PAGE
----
SVG in Documentation

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This document has a preliminary status because the described proceeding is only a plan. During the realization phase we expect to see some modifications and supplements. If you have comments concerning the concept, send it to: pgsql-docs@lists.postgresql.org, minor issues are discussed - as usual - at the discussion page.

Contents

Situation up to 2018

Since around 2010 we have seen efforts to enrich the PostgreSQL documentation with graphical elements. Most of the contributors propose to use SVG as the source language for such graphics because it offers many advantages.

  • It is standardized (actual 1.1; 2.0 under development) and this process evolves.
  • It is supported by most browsers and many other viewers.
  • It renders to devices of different physical sizes - as its name suggests.
  • It is available on a wide range of operating systems. But despite of the stand­ardisation the implementations render in may cases to different results for elaborated features.
  • There are many tools which generate SVG in a comfortable way - within a WYSIWYG editor (Inkscape, svgedit, LibreOffice Draw, Google Docs Drawing, ...) or out of another language (Markdeep, DOT + Grafviz, XFig, AsciiToSvg, blockdiag, ... ).
  • SVG is integrated into Docbook.

Tests have shown that - after the change from SGML to XML format in version 11 - it is easy to integrate SVG files into the tool chain which generates the PG documentation.

Despite the fact that we focus ourselves on a single language, we have not come to a consensus about tools to generate it and how to handle it in the long-term. The problems with WYSIWYG editors are:

  • The generated SVG is extremely verbose, unreadable and tool-specific.
  • They tend to integrate ‘high level’ SVG features with the result that port­ability suffers.

The generation of SVG out of another language suffers from the fact that those languages are by far not so powerful as SVG. In some cases, they even support only one special use case.

Our requirements in respect to the resulting SVG are:

  • short, compact, easy to read
  • diff-able
  • conforming to SVG 1.1
  • restriction to such features, which are portable across most viewers and plat­forms
  • homogeneity across all graphics by honouring a style guide (fonts, colors, sizes, ...)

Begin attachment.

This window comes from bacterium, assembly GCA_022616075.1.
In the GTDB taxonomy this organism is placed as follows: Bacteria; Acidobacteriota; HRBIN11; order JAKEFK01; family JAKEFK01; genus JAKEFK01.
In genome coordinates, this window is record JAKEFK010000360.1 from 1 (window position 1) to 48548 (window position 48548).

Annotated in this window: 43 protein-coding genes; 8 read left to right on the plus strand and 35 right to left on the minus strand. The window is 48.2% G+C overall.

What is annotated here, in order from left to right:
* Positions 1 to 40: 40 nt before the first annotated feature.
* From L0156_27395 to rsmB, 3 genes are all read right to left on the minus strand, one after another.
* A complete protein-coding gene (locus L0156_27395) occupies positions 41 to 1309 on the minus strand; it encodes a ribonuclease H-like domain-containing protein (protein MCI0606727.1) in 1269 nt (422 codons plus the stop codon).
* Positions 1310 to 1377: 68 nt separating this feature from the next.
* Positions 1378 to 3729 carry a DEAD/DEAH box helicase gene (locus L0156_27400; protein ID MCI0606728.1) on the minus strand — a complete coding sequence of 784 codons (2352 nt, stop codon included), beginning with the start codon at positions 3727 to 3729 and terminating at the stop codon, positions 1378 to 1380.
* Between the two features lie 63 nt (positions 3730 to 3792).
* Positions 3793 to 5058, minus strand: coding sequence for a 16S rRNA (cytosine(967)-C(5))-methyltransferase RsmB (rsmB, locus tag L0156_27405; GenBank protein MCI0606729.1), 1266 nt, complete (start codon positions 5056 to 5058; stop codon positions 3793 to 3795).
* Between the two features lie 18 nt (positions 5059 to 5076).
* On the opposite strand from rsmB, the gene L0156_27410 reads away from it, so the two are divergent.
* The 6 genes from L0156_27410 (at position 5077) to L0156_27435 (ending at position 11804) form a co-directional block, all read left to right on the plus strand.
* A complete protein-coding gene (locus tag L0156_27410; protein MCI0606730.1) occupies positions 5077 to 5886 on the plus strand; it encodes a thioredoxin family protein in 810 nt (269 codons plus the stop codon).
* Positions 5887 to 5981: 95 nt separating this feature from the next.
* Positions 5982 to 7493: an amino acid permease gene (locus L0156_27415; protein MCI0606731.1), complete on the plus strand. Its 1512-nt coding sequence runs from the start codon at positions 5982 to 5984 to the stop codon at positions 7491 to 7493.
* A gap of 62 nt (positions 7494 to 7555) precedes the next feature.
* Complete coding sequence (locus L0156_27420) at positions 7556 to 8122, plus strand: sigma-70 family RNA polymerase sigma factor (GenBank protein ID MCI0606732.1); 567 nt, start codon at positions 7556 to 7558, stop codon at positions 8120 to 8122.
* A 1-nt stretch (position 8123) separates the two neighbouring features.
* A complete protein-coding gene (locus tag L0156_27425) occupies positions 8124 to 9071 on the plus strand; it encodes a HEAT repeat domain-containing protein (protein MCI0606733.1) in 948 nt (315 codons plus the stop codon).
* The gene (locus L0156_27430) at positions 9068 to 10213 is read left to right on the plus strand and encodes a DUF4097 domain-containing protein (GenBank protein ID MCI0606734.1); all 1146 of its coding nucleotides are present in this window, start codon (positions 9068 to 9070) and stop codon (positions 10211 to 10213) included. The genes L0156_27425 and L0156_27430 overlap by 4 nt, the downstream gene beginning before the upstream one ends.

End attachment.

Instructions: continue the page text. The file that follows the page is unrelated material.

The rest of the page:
Planned Proceeding: Two Files per Graphic

The actual SVG tool zoo consists of a huge bunch of products without a clear favourite in our community. And it’s possible that within the next years new products will overrun the old ones. Our lengthy discussion has shown that it’s likely that we will reach no agreement in a manageable future about one single tool for all our authors. Therefore we avoid a recommendation in favour of a certain product. Everybody shall use the tool of his choice – but has to deliver a clean SVG file which meets the above mentioned requirements. It’s our responsibility to describe and install methods which guarantees that all those requirements are meet. The tools theirselves as well as their proprietary representation of the graphical objects are out of the scope of our community. We focus ourselves to the pure SVG.

Fortunately, some of the tools are able to generate simple SVG without loosing their powerful ad­ditional features.

An example: Inkscape generates by default SVG files in the format Inkscape SVG. In this format all listed disadvantages occurs. But it’s possible to serialize the graphic into a Optimized SVG format. If one parametrises Inkscape in a certain way (see below), Optimized SVG meets most of our requirements. In this case elaborated concepts like connectors or groups get lost. But the author has the chance to store two files, a big one in Inkscape SVG for his further work and a small one in Optimized SVG format for the community. The author doesn’t loose any information or feature and the community gets a working SVG file which renders in the same way as the big one.